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NEA News

Educators Approve NEA Policy to Ensure Safe, Just, and Equitable Schools

Policy includes guiding principles and call to action to help all students thrive and succeed.
teenagers in group therapy session sitting in circle
Published: July 4, 2022

Key Takeaways

  1. Nearly 6,000 educators at NEA’s RA approved a new policy that further cements the association’s vision of schools as spaces where all students and educators can thrive.
  2. The policy focuses on a variety of actions to ensure that today’s educators have the resources, training, and supports they need to help all students succeed.
  3. Ensuring safe, just, and equitable schools requires a philosophy of restorative justice and commitment to cultural competence, among other practices.

At the core of an educator is the commitment to give students an amazing education. Over the years, educators are increasingly aware that the education students need and deserve must include a commitment to safe, just, and equitable schools. To help NEA members fully realize this vision, NEA Representative Assembly delegates today adopted a new NEA policy statement that will help students thrive.

Nearly 6,000 delegates gathered for the first time in person since 2019 for NEA’s 101st Representative Assembly (RA) and approved an NEA policy statement that further cements the association’s vision of schools as thriving spaces that are safe and welcoming for all students, discriminatory toward none.

The RA delegates approved the policy in the midst of an ongoing global pandemic, as students, educators, and communities face politicians and institutions that are taking away freedoms and rights, brushing off a gun violence epidemic, increasing restrictions on what educators can teach and what students can learn, and attempting to divide communities along race and place.

“Our public schools should inspire imagination, cultivate critical thinking, and ensure that all students—regardless of their race, background, or ZIP code—can pursue their dreams,” said NEA President Becky Pringle. “The new policy also meets the present moment and the challenges facing our students, educators, and communities … by prescribing ways in which students and educators can flourish and eliminate the obstacles and policies that harm students and impede their success.”

The policy focuses on a variety of actions guided by the following principles:

  • Adopt a restorative justice philosophy to create a school climate that rejects the criminalization and policing of students.
  • Provide training and support for culturally competent instruction.
  • Develop and implement plans to end disparities in disciplinary and behavioral practices.
  • Create a community-centered school environment to foster safe, positive environments and engage all members of the public school.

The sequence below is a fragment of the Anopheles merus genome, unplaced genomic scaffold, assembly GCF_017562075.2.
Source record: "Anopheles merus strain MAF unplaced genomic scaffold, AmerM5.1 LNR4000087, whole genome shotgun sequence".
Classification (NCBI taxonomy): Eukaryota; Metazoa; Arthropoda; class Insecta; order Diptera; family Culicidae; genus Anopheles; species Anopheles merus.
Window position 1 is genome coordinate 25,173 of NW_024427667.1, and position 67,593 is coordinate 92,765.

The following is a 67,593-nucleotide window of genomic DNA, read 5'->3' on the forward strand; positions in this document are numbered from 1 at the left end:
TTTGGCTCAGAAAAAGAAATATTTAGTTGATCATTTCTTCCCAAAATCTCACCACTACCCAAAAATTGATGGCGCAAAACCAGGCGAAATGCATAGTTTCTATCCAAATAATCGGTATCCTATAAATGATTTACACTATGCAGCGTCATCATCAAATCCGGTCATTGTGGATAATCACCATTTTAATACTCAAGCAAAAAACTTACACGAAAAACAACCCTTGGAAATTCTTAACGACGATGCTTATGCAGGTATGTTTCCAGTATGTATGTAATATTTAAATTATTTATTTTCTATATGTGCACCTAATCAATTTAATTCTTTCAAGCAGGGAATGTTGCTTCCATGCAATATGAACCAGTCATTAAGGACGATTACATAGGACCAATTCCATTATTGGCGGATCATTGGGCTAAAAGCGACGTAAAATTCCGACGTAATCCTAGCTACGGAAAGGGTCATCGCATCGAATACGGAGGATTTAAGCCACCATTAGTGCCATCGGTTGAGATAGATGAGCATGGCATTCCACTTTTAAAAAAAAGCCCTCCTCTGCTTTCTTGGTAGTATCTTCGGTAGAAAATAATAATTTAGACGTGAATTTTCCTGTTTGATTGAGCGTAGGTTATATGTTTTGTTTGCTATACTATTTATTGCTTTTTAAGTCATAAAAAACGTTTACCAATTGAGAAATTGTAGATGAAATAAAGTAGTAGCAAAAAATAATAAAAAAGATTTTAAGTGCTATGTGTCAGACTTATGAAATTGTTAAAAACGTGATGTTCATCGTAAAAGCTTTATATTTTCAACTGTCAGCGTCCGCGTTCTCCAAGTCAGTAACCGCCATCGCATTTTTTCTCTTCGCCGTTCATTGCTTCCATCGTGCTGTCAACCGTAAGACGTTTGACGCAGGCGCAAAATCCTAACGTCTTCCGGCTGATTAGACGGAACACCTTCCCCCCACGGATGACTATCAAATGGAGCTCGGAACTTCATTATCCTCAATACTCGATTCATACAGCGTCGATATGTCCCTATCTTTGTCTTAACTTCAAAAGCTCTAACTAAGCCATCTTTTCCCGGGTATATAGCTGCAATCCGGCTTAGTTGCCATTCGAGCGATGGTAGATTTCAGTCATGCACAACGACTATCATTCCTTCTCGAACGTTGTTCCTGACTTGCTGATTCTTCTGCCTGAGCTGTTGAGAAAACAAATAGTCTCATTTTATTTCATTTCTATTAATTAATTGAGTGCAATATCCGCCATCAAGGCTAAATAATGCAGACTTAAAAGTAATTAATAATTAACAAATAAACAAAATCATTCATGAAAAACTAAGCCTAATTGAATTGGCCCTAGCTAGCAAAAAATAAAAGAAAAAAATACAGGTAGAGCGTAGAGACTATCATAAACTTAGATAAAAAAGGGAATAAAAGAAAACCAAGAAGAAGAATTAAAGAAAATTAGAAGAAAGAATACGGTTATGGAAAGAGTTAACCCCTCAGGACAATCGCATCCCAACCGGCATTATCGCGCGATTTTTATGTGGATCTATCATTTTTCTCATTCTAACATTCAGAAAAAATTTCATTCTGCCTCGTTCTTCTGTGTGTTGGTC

The work embodied in the NEA policy hits close to home for James Frazier, an NEA board member and school resource officer of 25 years, in New Jersey. Frazier shares that had his school experience in the 1980s been safe, just, and equitable, he could have had the supports he needed—at the time he needed them the most.

James Frazier of New Jersey is an NEA board member and one of several educators who served on an NEA task force that developed the criteria behind the new policy. Credit: Moses Mitchell Photography

He was born in the mid-1970s, and by the time he entered first grade, his mother and father were gone. Both were addicted to drugs and alcohol. Frazier, along with his younger brother, was placed in foster care.

“I lived out of plastic bags,” he shares, explaining that he often moved from home to home, sleeping on couches—all of which impacted his school experience.

“I’m in class wondering where my father and mother are … if this foster home is going to be my permanent location … and teachers are trying to teach me something that is already foreign to me. As a 7-year-old boy, I lashed out,” he says.

And with no school counselor or mental health supports available at the time, Frazier’s challenges manifested into bigger problems. He was pegged a “problem child” by some educators and the words that came from them were hurtful: “I’ll never amount to anything and I’m going to end up in jail,” Frazier recalls.

Over the years, a lot has changed for Frazier, who now leads a successful career in education. He also was one of several educators appointed to serve on the task force that developed the criteria behind the new policy, which continues to build on the existing and ongoing racial and social justice work of the association.

Frazier is excited about the work ahead and how educators will be able to create positive, nurturing school communities for students to flourish in a diverse and interdependent world. Equally important, he is ready to help lead the work of the policy so that today’s educators have the resources, training, and supports they need to help all students succeed, especially those with backgrounds similar to his own.

“This policy statement allows NEA to provide the avenues for educators to have what they need so that education is safe, just, and equitable across this nation and to feel supported in their work,” says Frazier. “In turn, our entire school community will be affected in a positive, nurturing way—and our students will leave their communities and flourish in whatever community they go into next—that is what this policy will help do.”

Young student smiles at the camera

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The National Education Association (NEA), the nation's largest professional employee organization, is committed to advancing the cause of public education. NEA's 3 million members work at every level of education—from pre-school to university graduate programs. NEA has affiliate organizations in every state and in more than 14,000 communities across the United States.